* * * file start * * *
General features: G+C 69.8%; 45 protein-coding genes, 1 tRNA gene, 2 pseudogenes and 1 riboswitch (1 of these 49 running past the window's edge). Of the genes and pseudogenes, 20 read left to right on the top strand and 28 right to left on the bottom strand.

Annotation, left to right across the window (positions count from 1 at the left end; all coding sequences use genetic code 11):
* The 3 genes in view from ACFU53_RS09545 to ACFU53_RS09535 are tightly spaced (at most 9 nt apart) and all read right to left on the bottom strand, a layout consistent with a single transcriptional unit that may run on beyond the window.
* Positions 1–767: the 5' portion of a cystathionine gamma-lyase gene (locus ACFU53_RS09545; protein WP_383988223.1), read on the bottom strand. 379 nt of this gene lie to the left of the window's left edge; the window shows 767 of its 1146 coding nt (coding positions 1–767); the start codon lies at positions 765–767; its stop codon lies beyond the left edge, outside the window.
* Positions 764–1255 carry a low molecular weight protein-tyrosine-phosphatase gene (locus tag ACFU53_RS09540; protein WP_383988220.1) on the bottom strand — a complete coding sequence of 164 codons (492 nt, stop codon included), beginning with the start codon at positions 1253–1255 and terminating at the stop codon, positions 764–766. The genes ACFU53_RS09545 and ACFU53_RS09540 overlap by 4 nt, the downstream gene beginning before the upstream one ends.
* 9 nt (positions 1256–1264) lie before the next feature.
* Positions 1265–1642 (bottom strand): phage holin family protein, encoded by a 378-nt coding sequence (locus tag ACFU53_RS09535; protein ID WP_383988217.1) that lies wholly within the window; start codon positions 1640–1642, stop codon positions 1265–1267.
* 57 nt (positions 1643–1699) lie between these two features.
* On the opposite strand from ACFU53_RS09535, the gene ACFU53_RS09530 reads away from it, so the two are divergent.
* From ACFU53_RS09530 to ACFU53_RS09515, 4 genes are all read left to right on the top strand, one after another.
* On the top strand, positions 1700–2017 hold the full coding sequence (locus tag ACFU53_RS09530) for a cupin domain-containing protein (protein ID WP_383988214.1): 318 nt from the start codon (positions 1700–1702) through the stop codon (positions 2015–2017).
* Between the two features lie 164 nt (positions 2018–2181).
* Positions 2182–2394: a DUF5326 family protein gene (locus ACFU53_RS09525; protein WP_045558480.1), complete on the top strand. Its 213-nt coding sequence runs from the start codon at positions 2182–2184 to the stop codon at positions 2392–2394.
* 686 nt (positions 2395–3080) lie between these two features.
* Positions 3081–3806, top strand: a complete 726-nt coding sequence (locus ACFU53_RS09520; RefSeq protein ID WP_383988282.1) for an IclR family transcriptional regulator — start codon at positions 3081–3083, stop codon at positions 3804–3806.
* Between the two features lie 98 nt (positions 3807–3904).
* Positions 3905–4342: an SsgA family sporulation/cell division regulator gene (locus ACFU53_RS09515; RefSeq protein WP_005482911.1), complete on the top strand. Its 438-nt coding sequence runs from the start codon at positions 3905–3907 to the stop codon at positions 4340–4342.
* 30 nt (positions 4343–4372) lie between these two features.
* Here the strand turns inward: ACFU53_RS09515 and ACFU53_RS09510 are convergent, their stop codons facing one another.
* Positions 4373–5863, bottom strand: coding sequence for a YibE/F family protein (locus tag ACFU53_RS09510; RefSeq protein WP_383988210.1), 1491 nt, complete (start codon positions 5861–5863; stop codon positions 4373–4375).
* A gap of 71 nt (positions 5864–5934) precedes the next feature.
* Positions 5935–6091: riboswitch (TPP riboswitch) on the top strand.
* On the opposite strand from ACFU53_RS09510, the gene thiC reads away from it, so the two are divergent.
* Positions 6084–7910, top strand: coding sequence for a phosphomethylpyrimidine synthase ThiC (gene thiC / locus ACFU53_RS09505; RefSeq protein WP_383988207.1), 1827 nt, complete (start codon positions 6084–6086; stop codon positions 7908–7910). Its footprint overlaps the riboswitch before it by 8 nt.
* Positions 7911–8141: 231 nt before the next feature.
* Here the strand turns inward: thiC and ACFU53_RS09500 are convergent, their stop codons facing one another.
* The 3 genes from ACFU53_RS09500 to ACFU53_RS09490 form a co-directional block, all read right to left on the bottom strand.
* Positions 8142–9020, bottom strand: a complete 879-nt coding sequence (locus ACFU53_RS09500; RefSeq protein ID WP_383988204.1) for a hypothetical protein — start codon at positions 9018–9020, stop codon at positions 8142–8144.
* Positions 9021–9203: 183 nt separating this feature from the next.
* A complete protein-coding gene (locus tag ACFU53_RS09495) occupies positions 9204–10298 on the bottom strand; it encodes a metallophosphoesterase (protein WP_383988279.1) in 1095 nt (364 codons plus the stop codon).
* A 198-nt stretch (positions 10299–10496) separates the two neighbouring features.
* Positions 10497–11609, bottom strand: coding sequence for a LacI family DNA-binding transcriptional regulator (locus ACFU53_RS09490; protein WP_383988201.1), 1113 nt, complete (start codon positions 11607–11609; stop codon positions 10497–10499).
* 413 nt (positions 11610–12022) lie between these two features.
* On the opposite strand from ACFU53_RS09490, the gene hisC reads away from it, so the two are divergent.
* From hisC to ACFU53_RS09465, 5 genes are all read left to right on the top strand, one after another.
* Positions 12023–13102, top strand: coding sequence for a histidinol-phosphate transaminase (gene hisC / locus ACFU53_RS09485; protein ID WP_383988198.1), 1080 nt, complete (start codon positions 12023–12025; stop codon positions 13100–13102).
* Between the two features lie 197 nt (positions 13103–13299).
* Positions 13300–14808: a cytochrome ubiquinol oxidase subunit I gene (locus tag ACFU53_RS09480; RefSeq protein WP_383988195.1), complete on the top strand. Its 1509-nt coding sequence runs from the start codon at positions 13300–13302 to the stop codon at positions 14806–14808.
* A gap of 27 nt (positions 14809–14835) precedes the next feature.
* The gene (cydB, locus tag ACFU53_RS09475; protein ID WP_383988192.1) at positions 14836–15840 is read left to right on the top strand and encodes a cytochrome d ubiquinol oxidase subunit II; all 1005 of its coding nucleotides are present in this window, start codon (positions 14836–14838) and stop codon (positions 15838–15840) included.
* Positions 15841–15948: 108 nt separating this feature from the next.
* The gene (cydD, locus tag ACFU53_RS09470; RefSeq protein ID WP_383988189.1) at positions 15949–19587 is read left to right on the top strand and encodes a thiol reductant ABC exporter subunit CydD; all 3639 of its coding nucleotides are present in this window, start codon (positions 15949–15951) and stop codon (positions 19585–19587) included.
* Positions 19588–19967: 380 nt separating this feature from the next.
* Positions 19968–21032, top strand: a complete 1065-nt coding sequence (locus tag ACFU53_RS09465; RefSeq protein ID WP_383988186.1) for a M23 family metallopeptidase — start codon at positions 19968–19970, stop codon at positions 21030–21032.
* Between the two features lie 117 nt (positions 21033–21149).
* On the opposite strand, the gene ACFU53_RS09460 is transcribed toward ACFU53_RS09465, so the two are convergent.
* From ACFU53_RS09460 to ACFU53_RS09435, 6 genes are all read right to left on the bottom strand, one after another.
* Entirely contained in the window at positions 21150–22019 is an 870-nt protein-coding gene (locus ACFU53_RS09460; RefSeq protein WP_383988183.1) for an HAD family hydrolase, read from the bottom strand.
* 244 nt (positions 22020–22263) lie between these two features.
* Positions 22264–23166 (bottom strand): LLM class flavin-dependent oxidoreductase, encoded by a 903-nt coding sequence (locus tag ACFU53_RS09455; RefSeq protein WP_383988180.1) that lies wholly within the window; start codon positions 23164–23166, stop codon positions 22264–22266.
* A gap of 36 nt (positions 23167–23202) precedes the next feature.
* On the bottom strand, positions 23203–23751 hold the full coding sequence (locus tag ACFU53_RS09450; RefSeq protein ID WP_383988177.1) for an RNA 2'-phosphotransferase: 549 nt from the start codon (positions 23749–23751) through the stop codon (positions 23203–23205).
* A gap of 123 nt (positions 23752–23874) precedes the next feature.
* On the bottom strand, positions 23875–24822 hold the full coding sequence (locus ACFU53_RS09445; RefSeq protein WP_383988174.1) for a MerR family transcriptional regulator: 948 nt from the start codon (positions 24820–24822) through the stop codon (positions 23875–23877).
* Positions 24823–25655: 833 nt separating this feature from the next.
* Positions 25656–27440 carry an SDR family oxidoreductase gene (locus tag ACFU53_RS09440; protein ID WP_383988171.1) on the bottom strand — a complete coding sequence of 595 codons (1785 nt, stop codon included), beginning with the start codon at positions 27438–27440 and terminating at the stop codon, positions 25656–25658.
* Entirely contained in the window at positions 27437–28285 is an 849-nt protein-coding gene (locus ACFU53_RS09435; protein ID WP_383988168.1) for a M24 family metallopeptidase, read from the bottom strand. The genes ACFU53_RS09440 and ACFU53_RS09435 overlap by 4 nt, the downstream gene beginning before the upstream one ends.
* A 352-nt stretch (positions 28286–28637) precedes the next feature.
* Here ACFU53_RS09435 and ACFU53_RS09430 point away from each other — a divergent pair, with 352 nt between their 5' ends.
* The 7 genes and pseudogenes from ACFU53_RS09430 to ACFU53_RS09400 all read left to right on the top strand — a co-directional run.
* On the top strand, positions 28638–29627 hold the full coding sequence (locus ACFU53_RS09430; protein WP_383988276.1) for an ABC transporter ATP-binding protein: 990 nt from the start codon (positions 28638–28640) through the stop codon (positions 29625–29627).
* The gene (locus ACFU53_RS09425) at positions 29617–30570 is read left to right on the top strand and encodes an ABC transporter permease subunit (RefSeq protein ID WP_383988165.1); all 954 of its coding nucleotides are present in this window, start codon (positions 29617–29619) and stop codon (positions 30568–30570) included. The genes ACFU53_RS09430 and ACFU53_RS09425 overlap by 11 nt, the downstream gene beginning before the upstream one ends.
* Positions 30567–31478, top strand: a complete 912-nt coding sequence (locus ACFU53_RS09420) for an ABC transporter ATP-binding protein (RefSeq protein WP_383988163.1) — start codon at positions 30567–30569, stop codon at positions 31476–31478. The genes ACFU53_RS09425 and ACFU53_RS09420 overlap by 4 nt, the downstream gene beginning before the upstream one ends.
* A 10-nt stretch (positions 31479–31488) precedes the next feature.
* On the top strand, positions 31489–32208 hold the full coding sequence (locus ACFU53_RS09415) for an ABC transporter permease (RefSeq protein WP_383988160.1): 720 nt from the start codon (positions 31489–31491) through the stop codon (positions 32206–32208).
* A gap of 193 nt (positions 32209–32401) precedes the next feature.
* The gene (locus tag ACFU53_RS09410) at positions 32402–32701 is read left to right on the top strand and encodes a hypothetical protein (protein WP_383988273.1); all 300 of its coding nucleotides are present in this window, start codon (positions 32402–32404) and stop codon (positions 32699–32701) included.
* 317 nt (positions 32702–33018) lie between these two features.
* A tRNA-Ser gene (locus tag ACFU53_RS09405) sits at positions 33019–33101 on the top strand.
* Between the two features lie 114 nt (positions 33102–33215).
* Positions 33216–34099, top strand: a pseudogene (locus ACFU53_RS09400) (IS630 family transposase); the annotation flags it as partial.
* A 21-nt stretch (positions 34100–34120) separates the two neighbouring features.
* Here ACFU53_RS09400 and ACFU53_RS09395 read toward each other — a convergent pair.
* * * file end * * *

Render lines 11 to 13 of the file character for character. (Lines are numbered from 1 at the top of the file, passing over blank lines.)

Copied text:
* On the top strand, positions 1700–2017 hold the full coding sequence (locus tag ACFU53_RS09530) for a cupin domain-containing protein (protein ID WP_383988214.1): 318 nt from the start codon (positions 1700–1702) through the stop codon (positions 2015–2017).
* Between the two features lie 164 nt (positions 2018–2181).
* Positions 2182–2394: a DUF5326 family protein gene (locus ACFU53_RS09525; protein WP_045558480.1), complete on the top strand. Its 213-nt coding sequence runs from the start codon at positions 2182–2184 to the stop codon at positions 2392–2394.